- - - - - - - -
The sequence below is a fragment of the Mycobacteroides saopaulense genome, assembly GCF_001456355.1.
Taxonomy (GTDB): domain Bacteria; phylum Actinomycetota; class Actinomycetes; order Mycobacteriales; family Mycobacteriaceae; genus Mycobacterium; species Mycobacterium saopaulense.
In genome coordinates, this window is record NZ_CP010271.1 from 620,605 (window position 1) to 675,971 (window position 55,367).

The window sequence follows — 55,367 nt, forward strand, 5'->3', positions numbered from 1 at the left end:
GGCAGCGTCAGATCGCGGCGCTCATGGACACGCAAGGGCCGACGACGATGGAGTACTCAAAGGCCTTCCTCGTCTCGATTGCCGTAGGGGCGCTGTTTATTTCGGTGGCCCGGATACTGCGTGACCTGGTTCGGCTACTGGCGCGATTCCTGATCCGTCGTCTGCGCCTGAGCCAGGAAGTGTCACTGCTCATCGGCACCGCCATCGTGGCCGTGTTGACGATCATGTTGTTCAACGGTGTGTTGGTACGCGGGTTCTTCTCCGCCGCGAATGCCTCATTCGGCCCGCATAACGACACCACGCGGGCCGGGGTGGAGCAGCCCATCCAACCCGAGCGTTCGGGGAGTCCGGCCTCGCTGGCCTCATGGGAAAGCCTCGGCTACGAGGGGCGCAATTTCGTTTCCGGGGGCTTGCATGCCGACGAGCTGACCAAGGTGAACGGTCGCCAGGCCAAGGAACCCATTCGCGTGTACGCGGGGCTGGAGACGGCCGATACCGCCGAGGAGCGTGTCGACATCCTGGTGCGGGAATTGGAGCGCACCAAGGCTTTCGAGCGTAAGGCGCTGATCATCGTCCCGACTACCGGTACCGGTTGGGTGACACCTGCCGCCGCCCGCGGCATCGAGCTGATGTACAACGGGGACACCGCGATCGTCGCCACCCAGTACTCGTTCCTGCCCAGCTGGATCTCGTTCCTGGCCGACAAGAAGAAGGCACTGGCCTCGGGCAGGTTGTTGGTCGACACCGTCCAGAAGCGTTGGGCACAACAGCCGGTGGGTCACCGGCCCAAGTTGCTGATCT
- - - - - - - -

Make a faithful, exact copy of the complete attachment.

The sequence below is a fragment of the Mycobacteroides saopaulense genome, assembly GCF_001456355.1.
Taxonomy (GTDB): domain Bacteria; phylum Actinomycetota; class Actinomycetes; order Mycobacteriales; family Mycobacteriaceae; genus Mycobacterium; species Mycobacterium saopaulense.
In genome coordinates, this window is record NZ_CP010271.1 from 620,605 (window position 1) to 675,971 (window position 55,367).

The window sequence follows — 55,367 nt, forward strand, 5'->3', positions numbered from 1 at the left end:
GGCAGCGTCAGATCGCGGCGCTCATGGACACGCAAGGGCCGACGACGATGGAGTACTCAAAGGCCTTCCTCGTCTCGATTGCCGTAGGGGCGCTGTTTATTTCGGTGGCCCGGATACTGCGTGACCTGGTTCGGCTACTGGCGCGATTCCTGATCCGTCGTCTGCGCCTGAGCCAGGAAGTGTCACTGCTCATCGGCACCGCCATCGTGGCCGTGTTGACGATCATGTTGTTCAACGGTGTGTTGGTACGCGGGTTCTTCTCCGCCGCGAATGCCTCATTCGGCCCGCATAACGACACCACGCGGGCCGGGGTGGAGCAGCCCATCCAACCCGAGCGTTCGGGGAGTCCGGCCTCGCTGGCCTCATGGGAAAGCCTCGGCTACGAGGGGCGCAATTTCGTTTCCGGGGGCTTGCATGCCGACGAGCTGACCAAGGTGAACGGTCGCCAGGCCAAGGAACCCATTCGCGTGTACGCGGGGCTGGAGACGGCCGATACCGCCGAGGAGCGTGTCGACATCCTGGTGCGGGAATTGGAGCGCACCAAGGCTTTCGAGCGTAAGGCGCTGATCATCGTCCCGACTACCGGTACCGGTTGGGTGACACCTGCCGCCGCCCGCGGCATCGAGCTGATGTACAACGGGGACACCGCGATCGTCGCCACCCAGTACTCGTTCCTGCCCAGCTGGATCTCGTTCCTGGCCGACAAGAAGAAGGCACTGGCCTCGGGCAGGTTGTTGGTCGACACCGTCCAGAAGCGTTGGGCACAACAGCCGGTGGGTCACCGGCCCAAGTTGCTGATCT